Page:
“When we showed family members the house, they were more stressed than we were,” said Tung, who left his home country of Vietnam to study in the United States. He met Martha while he was an undergraduate at Cedarville University and Martha was studying Spanish at Wright State.
Built in 1899 as a single-family home, the house was later divided into four apartments.
“It took us a while to figure out what was original,” said Martha. “We could see where they had added walls, bathrooms, and kitchens.”
The Nghiems plan to restore 2,700 square feet on the home’s first and second floors to their former glory. When the renovations are complete, the residence will consist of four to five bedrooms, three bathrooms, a kitchen with a walk-in pantry, and a living room, dining room, and front foyer room. The home also has a full basement and a large attic the couple will finish.
While working on their home as quickly as they can, they anticipate it will be another year or two before all renovations are complete.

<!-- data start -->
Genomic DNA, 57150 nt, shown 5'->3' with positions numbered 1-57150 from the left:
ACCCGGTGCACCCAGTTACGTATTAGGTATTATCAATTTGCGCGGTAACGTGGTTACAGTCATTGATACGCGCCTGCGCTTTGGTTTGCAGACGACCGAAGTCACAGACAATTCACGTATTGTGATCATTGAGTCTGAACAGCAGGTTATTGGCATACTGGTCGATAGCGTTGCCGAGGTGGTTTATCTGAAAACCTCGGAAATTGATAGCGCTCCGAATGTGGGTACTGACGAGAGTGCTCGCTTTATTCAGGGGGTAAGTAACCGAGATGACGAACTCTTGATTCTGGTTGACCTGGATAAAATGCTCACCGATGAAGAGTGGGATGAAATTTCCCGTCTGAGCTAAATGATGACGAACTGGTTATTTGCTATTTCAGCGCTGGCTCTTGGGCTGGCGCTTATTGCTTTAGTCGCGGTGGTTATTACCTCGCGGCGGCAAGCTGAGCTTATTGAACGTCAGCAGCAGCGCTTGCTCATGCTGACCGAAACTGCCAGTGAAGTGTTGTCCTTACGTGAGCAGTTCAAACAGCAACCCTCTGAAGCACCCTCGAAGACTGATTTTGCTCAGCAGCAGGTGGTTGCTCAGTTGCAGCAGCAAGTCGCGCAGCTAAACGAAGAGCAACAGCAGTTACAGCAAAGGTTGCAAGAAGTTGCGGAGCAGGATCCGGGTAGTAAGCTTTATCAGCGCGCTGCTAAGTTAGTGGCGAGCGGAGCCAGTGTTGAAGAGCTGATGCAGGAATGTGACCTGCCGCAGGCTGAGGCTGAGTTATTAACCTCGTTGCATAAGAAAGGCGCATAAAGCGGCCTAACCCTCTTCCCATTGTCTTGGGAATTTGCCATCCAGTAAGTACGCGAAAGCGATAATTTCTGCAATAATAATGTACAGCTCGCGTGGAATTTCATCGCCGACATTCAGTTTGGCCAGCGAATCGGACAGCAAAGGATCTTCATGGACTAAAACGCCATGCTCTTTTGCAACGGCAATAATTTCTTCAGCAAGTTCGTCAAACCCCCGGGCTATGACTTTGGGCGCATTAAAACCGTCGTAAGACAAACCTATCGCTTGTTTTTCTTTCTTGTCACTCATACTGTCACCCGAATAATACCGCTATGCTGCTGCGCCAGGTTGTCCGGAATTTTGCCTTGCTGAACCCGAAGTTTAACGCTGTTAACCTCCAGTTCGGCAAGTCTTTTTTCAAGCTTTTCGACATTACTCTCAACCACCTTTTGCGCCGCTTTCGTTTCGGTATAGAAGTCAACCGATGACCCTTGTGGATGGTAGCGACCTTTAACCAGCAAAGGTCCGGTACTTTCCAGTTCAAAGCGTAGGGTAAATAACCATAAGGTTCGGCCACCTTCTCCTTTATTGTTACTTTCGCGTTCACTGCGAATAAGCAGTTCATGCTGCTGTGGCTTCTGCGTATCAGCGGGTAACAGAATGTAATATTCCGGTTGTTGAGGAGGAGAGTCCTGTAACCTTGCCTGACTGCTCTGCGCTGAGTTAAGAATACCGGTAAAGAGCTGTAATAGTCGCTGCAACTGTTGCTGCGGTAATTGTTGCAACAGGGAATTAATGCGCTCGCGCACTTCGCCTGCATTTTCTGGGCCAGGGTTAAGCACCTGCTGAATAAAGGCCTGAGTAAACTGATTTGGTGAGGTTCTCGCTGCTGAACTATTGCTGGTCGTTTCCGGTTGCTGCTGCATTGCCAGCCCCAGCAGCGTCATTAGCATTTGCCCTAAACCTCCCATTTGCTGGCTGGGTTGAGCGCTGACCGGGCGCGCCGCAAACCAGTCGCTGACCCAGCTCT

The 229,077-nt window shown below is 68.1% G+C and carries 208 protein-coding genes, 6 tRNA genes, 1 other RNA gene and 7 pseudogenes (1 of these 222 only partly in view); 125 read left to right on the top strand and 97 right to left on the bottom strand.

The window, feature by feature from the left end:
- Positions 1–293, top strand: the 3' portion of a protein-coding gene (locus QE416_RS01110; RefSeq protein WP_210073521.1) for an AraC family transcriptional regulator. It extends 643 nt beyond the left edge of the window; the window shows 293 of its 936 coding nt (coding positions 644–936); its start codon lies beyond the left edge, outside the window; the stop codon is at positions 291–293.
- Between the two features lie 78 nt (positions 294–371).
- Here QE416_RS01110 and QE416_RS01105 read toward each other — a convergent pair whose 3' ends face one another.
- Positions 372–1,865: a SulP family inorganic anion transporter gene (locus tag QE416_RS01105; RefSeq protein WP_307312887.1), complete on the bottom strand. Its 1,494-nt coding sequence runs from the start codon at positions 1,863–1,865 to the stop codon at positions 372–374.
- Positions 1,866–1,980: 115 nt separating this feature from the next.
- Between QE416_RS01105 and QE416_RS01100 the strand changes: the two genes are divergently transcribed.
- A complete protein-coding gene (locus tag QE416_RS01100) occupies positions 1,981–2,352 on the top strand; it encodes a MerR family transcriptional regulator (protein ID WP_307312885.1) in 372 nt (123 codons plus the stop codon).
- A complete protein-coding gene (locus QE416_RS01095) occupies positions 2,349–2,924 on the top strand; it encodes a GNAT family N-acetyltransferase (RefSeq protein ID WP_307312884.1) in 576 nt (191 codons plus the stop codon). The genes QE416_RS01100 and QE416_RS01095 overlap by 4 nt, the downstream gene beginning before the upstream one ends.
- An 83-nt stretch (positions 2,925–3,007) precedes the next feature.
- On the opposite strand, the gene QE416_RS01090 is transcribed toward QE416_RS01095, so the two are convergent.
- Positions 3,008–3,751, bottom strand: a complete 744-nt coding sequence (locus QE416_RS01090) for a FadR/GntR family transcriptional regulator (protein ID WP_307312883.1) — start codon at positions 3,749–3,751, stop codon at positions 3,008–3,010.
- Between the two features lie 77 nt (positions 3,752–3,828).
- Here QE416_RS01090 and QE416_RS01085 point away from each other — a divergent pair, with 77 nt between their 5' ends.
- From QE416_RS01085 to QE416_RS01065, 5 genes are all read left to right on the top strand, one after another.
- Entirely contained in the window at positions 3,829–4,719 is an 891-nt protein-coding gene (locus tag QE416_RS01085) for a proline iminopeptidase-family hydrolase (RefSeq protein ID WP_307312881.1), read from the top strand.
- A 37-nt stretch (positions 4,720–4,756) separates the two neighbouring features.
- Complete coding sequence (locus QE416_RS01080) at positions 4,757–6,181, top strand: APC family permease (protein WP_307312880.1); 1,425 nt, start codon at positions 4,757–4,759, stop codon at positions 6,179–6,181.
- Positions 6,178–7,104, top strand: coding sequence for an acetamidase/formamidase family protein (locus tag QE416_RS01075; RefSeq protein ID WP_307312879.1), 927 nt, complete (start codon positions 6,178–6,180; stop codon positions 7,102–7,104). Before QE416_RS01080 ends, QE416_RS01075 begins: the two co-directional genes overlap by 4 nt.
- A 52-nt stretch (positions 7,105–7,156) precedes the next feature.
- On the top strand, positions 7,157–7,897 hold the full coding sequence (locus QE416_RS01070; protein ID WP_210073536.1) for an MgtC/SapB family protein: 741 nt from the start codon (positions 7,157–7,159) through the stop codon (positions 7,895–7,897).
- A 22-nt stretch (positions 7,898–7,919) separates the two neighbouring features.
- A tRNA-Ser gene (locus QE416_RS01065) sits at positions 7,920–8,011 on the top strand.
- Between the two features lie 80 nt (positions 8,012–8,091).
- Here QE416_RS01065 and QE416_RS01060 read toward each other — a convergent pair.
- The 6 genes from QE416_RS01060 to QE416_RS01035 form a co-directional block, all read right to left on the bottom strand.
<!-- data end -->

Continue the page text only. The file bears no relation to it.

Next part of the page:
With most of the house already gutted, the Nghiems did not have to do an excessive amount of demolition. While they have relied on the experts for bigger projects like plumbing, electric, and HVAC, they are trying to do most of the work themselves.
They have been busy replacing or restoring around 30 windows, and family and friends are helping them with the drywall and flooring. The back porch was settling and needed to be raised six to seven inches. Fixing the sagging front porch is one of their next big projects, along with renovating the kitchen and one of the bathrooms.
Aside from a family of squirrels living in their siding, the couple hasn’t encountered too many unexpected surprises or buyer’s remorse. After completing one bedroom and the laundry room, they were able to move in shortly after their September 2020 nuptials.
While many couples would shy away from planning a wedding and restoring a historic home, the COVID-19 pandemic gave Martha and Tung more time to focus on both life-changing endeavors.